Video microscopy gains nanoscale access
Cooperation between academia and industry results in new visualization techniques for microscopy and cell biology.
Electro-optic imaging has an indispensable tool for studying cell biology. Using optical imaging devices ranging from a chalnicon (high-performance vidicon) tube or cooled charge-coupled-device (CCD) microscope camera to a photomultiplier tube in a confocal scanning microscope, re searchers can observe structural and molecular phenomena in living cells that a few years ago would have been impossible. The broad dynamic range of modern detectors, coupled with image-processing ad vances, are allowing microscopes to have increased contrast, resolution, magnification, and visibility. Images can now be detected faster and with greater sensitivity.
Twenty years ago, most of the technology to permit such performance did not exist. By today`s standards, data acquisition and computer systems were very crude and expensive. Vidicon cameras used in microscopy were relegated to education, allowing a group of students to simultaneously study the same slide by viewing its image on a monitor. Film was the preferred method for image capture in microscopy because it achieved higher resolution.
By the late 1970s, video technology had advanced to where it could be considered for use in microscopy. Since then, the development of three visualization techniques, along with confocal laser scanning microscopes, have virtually brought about an electronic revolution in microscopy. The techniques are Allen video-enhanced contrast differential-interference contrast (AVEC-DIC), Allen video-enhanced contrast for polar ization microscopy (AVEC-POL), and digital subtraction. Their development illustrates how partnership be tween research scientists and engineers can advance technology.
Many researchers, especially Shinya Inoue of the Marine Biological Laboratory (Woods Hole, MA), contributed to the early development of video microscopy, but perhaps the most striking example is the collaborative work of Robert and Nina Allen at Dartmouth University (Hanover, NH) and engineers at Hamamatsu Photonics (Bridgewater, NJ). Together, in the late 1970s, they created an entire field of activity in a very short time. The Allens suggested that advances in video cameras might make them useful not just for teaching, but for also for biological research. As a trial, in 1977 they borrowed a Hamamatsu C1000 computer-compatible video camera that had 1000 ¥ 1000-pixel resolution. Initial results showed that the camera had promise but, because there was no funding to buy it, the Allens returned it.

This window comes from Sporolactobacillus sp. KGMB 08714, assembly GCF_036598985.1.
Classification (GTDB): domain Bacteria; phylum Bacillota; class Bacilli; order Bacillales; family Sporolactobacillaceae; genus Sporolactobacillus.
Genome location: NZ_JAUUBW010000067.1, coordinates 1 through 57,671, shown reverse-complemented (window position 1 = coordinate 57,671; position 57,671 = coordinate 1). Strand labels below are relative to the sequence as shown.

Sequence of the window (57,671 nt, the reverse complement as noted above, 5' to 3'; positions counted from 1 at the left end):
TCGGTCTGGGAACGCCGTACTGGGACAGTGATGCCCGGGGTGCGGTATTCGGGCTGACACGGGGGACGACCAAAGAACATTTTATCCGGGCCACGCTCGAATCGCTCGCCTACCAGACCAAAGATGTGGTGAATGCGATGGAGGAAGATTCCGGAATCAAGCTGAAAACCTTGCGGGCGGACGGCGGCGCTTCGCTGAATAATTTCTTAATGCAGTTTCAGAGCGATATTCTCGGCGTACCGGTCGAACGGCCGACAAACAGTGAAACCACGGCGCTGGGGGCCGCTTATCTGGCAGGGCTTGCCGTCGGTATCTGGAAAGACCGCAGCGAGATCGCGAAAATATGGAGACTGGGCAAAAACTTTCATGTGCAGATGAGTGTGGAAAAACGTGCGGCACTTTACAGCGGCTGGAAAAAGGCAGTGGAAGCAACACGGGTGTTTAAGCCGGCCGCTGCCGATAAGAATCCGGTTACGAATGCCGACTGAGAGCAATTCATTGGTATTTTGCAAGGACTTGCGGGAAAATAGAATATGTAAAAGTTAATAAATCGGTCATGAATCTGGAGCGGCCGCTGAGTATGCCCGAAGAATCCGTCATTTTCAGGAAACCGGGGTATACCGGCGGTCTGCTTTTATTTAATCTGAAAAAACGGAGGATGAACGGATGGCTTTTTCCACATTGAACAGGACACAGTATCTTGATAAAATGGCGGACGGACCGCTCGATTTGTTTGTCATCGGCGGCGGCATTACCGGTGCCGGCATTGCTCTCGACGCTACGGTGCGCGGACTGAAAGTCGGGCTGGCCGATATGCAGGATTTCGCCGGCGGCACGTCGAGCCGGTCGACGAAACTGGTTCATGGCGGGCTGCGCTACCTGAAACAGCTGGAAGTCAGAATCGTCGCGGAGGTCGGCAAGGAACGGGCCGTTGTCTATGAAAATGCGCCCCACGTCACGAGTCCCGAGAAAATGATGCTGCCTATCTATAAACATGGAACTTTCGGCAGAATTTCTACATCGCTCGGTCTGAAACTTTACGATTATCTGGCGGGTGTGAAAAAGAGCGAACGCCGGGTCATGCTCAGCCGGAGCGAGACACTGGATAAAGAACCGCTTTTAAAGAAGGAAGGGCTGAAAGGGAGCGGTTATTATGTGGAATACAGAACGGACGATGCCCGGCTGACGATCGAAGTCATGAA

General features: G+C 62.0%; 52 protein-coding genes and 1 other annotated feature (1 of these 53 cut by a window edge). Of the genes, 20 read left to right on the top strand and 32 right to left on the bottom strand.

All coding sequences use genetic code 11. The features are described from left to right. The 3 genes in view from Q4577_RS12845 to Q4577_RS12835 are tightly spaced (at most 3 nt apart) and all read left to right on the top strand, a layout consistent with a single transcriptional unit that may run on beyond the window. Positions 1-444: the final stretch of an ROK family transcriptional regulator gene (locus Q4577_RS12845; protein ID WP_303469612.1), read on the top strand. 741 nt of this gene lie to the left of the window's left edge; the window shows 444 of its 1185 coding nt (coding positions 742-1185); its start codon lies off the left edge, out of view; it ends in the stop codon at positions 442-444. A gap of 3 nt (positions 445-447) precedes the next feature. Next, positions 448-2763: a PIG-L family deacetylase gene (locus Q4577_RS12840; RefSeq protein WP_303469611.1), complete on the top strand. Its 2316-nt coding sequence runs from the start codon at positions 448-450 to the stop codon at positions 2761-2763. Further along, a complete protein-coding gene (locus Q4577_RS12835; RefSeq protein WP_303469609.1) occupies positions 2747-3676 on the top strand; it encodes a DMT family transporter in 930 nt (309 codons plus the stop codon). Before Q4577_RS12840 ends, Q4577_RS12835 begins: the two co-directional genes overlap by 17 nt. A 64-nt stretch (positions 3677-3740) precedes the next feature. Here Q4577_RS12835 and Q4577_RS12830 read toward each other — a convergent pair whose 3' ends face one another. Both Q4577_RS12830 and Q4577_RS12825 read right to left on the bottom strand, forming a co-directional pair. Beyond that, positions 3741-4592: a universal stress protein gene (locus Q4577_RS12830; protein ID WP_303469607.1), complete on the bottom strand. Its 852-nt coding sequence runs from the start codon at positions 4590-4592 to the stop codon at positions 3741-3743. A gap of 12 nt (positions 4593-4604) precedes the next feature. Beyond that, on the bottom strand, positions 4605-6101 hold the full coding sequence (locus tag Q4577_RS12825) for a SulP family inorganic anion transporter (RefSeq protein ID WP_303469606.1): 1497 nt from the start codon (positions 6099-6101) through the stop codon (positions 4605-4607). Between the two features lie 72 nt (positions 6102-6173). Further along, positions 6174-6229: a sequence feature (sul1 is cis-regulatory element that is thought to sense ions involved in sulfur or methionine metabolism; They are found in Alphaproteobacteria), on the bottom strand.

Then in 1978, the C1000 camera was borrowed again, for use in a microscopy course at the Marine Biological Laboratory at Woods Hole. The Allens understood that while the human eye could not discriminate the details of the cell structure in the presence of high background light levels, the vidicon tube in the camera could. A differential-interference contrast mode of imaging was chosen as a test case. The Allens requested that the beam current be increased so that the camera could operate at higher background levels. This camera was equipped with a chalnicon tube, which had a beam current greater than the 200-nA current standard at the time for other types of vidLFW9611. The Allens also requested that the video offset be raised. For the C1000, this was easily accomplished by turning a potentiometer, a feature not on other contemporary cameras.